Above is a chart of the change in private inventories in billions of dollars. Notice the extreme depletion that occurred during the latest recession. That has to be made up. In addition,

Total inventories have stopped dropping; they have found a bottom.

GMAC To Get More Aid

WSJ, last night:

GMAC Financial Services is close to getting approximately $3.5 billion in additional aid from the U.S. government, on top of $12.5 billion already received since December 2008, according to people familiar with the situation.

The announcement, expected within days, will coincide with GMAC taking additional steps to absorb losses related to its mortgage operations, these people said. The cleanup is designed to return the Detroit-based finance company to profitability in the first quarter of 2010, according to one of these people.

We're now at Stage 4 of the process.

Wednesday Commodities Round-Up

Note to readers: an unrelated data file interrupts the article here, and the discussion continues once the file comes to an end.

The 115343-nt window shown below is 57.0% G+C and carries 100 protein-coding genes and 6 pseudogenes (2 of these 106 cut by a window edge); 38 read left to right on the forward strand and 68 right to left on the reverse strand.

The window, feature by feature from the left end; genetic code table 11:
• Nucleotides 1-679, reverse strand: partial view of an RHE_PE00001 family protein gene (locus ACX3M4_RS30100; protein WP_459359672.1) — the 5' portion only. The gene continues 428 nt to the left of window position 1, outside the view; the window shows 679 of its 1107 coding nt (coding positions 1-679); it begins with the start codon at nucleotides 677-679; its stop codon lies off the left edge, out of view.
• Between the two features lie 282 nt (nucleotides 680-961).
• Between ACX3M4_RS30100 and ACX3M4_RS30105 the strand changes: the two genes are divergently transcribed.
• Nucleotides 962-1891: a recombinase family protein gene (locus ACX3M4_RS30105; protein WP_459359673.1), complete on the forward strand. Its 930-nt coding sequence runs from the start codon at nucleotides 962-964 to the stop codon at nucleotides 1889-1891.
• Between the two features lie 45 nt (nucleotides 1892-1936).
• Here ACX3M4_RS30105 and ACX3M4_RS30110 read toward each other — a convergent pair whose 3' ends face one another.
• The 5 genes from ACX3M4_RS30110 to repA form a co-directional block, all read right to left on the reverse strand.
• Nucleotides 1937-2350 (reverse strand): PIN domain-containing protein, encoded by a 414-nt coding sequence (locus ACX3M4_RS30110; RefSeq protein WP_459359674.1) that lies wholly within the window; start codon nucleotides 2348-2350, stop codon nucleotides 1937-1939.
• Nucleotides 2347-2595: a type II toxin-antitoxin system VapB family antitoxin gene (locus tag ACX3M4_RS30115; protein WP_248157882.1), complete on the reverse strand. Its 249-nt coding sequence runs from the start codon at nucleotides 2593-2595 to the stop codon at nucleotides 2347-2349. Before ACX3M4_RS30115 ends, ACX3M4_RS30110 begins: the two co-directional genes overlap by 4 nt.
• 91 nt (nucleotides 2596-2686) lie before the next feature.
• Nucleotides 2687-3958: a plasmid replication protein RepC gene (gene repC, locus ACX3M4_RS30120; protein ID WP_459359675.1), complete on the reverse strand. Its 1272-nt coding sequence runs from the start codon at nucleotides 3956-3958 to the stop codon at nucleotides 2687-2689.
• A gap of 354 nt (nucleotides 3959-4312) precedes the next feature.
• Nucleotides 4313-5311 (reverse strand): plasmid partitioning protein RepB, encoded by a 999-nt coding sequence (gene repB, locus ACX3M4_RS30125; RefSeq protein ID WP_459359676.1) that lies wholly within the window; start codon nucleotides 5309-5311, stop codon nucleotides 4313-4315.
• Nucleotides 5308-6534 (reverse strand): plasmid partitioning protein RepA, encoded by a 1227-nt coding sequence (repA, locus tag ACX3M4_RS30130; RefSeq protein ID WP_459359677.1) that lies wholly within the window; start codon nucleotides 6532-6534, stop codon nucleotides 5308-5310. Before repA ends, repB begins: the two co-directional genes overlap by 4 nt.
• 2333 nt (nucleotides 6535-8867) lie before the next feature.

A.) Copper is in a clear uptrend.

B.) As prices have risen they have also consolidated at various times.

C.) Prices have also broken through key areas of resistance.

D.) Momentum is fair. It has risen for the last two peaks with the second MACD reading being above the first peak, but there isn't a strong trend in place.

E.) Money continues to flow into the market. This is very important as it indicates traders have been adding to their positions over the last six months.

Tuesday, December 29, 2009

Today's Market

Over the last few days, I've been wondering whether or not the markets are lining up for a post new years rally (see posts here, here and here). To that end, I think investors feelings about risk are very important. The chart about is of the IWMS, or the Russell 2000. Notice that the index has recently broken through resistance (B), although on weak volume. Prices are currently consolidating gains (A). This charts tells us that investors have a higher risk appetite. Support at line (B) is important.

Case Shiller Flat; Consumer Confidence Up

From Reuter's

In housing, the S&P composite index of home prices in 20 metropolitan areas was flat in October, falling short of expectations for a rise of 0.2 percent according to a Reuters survey. September's index was revised upward to a gain of 0.4 percent, from a previously reported 0.3 percent.